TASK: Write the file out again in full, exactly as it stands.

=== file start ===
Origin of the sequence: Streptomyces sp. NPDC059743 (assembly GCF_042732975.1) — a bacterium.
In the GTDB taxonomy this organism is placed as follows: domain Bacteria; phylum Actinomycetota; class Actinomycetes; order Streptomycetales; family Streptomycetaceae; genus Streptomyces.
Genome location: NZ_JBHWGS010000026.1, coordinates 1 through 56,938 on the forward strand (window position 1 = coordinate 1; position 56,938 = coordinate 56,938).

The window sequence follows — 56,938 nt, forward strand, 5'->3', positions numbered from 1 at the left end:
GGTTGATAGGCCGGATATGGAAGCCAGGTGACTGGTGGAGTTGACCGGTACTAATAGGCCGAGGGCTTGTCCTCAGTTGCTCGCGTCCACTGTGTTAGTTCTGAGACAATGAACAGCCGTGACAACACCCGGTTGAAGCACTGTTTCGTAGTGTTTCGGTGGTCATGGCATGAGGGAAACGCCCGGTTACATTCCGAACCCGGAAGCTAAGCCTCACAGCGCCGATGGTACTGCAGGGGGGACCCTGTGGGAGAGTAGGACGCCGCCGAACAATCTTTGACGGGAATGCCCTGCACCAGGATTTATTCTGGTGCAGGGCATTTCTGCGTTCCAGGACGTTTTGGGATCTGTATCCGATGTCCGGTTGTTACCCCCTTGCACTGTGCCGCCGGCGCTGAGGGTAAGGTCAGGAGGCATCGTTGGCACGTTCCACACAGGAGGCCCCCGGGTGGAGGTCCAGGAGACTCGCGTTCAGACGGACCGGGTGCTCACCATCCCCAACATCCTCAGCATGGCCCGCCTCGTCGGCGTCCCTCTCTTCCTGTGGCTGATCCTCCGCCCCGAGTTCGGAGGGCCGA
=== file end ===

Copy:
Origin of the sequence: Streptomyces sp. NPDC059743 (assembly GCF_042732975.1) — a bacterium.
In the GTDB taxonomy this organism is placed as follows: domain Bacteria; phylum Actinomycetota; class Actinomycetes; order Streptomycetales; family Streptomycetaceae; genus Streptomyces.
Genome location: NZ_JBHWGS010000026.1, coordinates 1 through 56,938 on the forward strand (window position 1 = coordinate 1; position 56,938 = coordinate 56,938).

The window sequence follows — 56,938 nt, forward strand, 5'->3', positions numbered from 1 at the left end:
GGTTGATAGGCCGGATATGGAAGCCAGGTGACTGGTGGAGTTGACCGGTACTAATAGGCCGAGGGCTTGTCCTCAGTTGCTCGCGTCCACTGTGTTAGTTCTGAGACAATGAACAGCCGTGACAACACCCGGTTGAAGCACTGTTTCGTAGTGTTTCGGTGGTCATGGCATGAGGGAAACGCCCGGTTACATTCCGAACCCGGAAGCTAAGCCTCACAGCGCCGATGGTACTGCAGGGGGGACCCTGTGGGAGAGTAGGACGCCGCCGAACAATCTTTGACGGGAATGCCCTGCACCAGGATTTATTCTGGTGCAGGGCATTTCTGCGTTCCAGGACGTTTTGGGATCTGTATCCGATGTCCGGTTGTTACCCCCTTGCACTGTGCCGCCGGCGCTGAGGGTAAGGTCAGGAGGCATCGTTGGCACGTTCCACACAGGAGGCCCCCGGGTGGAGGTCCAGGAGACTCGCGTTCAGACGGACCGGGTGCTCACCATCCCCAACATCCTCAGCATGGCCCGCCTCGTCGGCGTCCCTCTCTTCCTGTGGCTGATCCTCCGCCCCGAGTTCGGAGGGCCGA